Whychus Canyon Preserve, in central Oregon, is owned by the Deschutes Land Trust and managed for habitat, species diversity, and sustainability. The Preserve is open to the public for hiking, but to learn to recognize, and name, the many wildflowers, it’s best to go on a guided hike. In late May, Jane Meissner, a naturalist and wildflower specialist, led a wildflower hike into Whychus Canyon. I signed up to be the shepherd—the person who hikes at the end of the line to make sure no one gets sidetracked, or left behind.
The day began as overcast and threatening rain. In fact, the weather forecast was for rain and possibly thunderstorms. I stuffed a raincoat into my pack, along with a lunch, hat, binoculars, camera, and a notebook and pen. At the Whychus Canyon trailhead, eight of the twelve people who had signed up for the hike, showed up. After introductions, we started along the fairly flat trail toward the canyon rim. Our progress was slow through the juniper-bitterbrush forest because, every few minutes, we stopped to see another wildflower, some blooming—like False Dandelion, Threadleaf Phacelia, Larkspur, Puccoon, and Lupine—and others only clumps or clusters of leaves—like Hawksbeard and Hawkweed.
After a half mile, and nearly an hour, of stop-and-go walking, we emerged from the trees into a landscape of bunchgrass, bitterbrush, sagebrush, and rabbitbrush. A cemented stone bench marked where the trail turned down into the canyon. Below us, at the bottom of the canyon, brushy-greenery marked the route of Whychus Creek. The line was straighter than you would have seen before the 1960s when the stream was “straightened”. The Land Trust plans to reinstate Whychus Creek into its former meandering channel and recreate habitat more favorable for fish and wildlife, and plant communities.
We started down the steep trail but stopped at the first switchback to look at a clump of Pale Forget-me-not tucked beside a rock outcrop. Jane mentioned that this plant is also called White Stickseed and—like cocklebur—the seeds will cling to mammal fur or a hiker’s socks which is a good ploy for hitchhiking to a new location. Attached to someone’s socks, the seeds may travel long distances very quickly—by auto or even by plane.
After several more switchbacks, the trail leveled and we traversed a slope that was wider and not precipitous like I’d expected. The hillside faced north and the wildflowers were profuse, and diverse.
Viewing wildflowers, you see the effect of time, how a stage of growth, or aging, may happen during just one day, or a few days. We came too late to view the delicate Sand Lily blooms; instead we saw only the plants—ground-hugging rosettes of narrow leaves—scattered across a dry wash.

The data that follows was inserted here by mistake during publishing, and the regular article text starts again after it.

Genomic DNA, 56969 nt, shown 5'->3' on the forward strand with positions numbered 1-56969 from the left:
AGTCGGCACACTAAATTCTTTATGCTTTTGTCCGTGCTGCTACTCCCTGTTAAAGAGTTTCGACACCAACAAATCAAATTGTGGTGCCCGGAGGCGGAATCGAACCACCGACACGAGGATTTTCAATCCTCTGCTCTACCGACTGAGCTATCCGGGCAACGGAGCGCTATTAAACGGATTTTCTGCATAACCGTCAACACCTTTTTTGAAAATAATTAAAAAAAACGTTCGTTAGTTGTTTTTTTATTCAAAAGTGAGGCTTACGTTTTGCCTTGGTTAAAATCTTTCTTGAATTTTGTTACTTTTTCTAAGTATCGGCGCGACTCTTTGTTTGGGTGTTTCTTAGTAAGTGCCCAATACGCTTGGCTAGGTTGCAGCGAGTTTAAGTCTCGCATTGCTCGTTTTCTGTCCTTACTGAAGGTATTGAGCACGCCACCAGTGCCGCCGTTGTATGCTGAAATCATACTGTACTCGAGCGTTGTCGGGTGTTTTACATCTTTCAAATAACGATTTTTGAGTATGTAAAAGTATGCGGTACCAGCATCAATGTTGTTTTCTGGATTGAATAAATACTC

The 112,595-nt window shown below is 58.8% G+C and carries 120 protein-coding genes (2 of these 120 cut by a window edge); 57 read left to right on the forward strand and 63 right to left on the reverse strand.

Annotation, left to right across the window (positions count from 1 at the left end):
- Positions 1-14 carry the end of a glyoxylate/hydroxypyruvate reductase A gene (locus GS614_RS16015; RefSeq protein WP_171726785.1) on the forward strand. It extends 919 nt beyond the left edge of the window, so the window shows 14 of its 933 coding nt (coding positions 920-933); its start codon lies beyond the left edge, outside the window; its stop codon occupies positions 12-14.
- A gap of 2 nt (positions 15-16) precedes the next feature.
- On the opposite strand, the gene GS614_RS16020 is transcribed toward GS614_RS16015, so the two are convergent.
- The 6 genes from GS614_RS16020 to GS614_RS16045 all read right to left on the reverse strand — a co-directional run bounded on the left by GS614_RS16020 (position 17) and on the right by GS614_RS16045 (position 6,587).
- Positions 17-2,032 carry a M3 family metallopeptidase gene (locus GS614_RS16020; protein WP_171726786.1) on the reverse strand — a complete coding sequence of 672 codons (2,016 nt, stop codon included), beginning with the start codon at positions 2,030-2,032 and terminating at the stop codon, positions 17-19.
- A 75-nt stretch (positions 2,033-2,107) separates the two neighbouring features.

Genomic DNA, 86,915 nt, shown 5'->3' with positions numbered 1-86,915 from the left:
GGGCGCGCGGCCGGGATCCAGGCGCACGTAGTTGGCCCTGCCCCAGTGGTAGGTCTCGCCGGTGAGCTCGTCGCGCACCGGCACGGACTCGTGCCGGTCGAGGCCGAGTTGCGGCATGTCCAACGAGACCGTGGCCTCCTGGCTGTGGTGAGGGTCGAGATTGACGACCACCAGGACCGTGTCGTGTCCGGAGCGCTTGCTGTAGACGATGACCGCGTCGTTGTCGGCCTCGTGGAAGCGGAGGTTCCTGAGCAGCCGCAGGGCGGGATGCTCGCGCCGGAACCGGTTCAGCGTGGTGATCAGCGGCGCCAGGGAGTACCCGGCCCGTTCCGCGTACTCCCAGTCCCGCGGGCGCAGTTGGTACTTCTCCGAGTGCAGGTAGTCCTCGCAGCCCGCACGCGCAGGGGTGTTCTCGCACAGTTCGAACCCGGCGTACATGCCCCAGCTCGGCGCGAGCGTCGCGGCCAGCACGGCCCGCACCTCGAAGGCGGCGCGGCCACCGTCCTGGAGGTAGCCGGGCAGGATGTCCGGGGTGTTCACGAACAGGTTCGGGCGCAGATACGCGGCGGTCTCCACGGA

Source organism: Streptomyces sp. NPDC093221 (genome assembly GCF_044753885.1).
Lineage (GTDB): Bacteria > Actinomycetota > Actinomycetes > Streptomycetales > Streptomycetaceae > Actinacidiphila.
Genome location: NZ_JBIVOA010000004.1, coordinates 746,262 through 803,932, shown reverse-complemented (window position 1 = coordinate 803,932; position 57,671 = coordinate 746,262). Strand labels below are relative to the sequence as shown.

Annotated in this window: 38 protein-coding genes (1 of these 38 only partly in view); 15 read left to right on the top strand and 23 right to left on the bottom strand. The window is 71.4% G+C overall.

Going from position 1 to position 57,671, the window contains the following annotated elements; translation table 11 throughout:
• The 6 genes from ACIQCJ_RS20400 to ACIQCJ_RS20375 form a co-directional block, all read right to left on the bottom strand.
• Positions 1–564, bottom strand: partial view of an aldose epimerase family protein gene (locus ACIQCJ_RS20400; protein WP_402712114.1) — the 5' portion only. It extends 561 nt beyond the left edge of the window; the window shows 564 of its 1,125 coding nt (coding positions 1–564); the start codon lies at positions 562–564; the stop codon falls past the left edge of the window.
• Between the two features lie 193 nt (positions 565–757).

As we went along, I mentally checked off familiar flowers—the Lupine’s purple spikes; the large-leafed clusters and dramatic yellow blooms of Arrow-leaf Balsamroot; and a red Paintbrush that never fails to remind me of summer weekends during my childhood spent in the mountains.
The trick, though, is to remember plants you see for the first time. I jotted plant names. Sometimes, since I was at the end of the line of hikers, I asked Jane to repeat the name. Sometimes I sketched the shape of a flower, clicked a quick photo, or scribbled comments I hoped would later jog my memory, like:
Thread-leaf Phacelia: one bloom on stunted stalk.
Hawkweed: fuzzy leaves, not blooming. Fuzz collects water droplets.
Prairie Star: Tiny white petals. Saxifrage family.
The sun was breaking through the clouds when we spread out across the rock ledge of an ancient lava flow and unpacked our lunches. After eating, we hiked down a trail that was steeper and, in some places, rocks had been placed to form steps. At the bottom of the canyon, the path leveled out and the walking was easier. Whychus Creek chattered like the Laughing Brook in Thornton Burgess’ Mother West Wind stories. Now and then we had a view of the creek through gaps in the jungly thickets. Jane pointed out Scouring Rush (an equisetum), Star Solomon’s Seal, Chokecherry, and other plants that need a wetter environment than juniper and bitterbrush.
Thunderheads were amassing to the north and west as we climbed a steep track that had once been some sort of access road. The air was muggy and the exertion of climbing made the heat seem even more intense. Out of the canyon, we followed a trail that wound between junipers and bitterbrush but sometimes also crossed open expanses. We stopped to look at a Cushion Fleabane, the clump of small purple flowers all the more fascinating because it was the only plant in a swath of sand.
The clouds thickened and blotted out the sun. We hurried, hardly stopping at all the last mile-and-a-half. With our cars in sight, we were pelted by the first big raindrops.
. . .
Later, reading my notes, I tried to make sense of what I learned on the wildflower hike through Whychus Canyon. I had scribbled the names of fifty-six plants beginning with the tiny white Tidy Tips and ending with White-stemmed Stickleaf. My notes were cryptic though and only conveyed the slightest notion of the canyon landscape.
I think of our group as if we were prospectors or treasure hunters drawn along by the hope of finding another even more spectacular plant. And yet that probably wasn’t the quest at all. To know the wildflowers of a place is like solving a puzzle which might take a long time. For now, I hope to remember the names of at least some of the plants that I saw for the first time this spring at Whychus Canyon.
Twelve Whychus Canyon wildflowers to remember: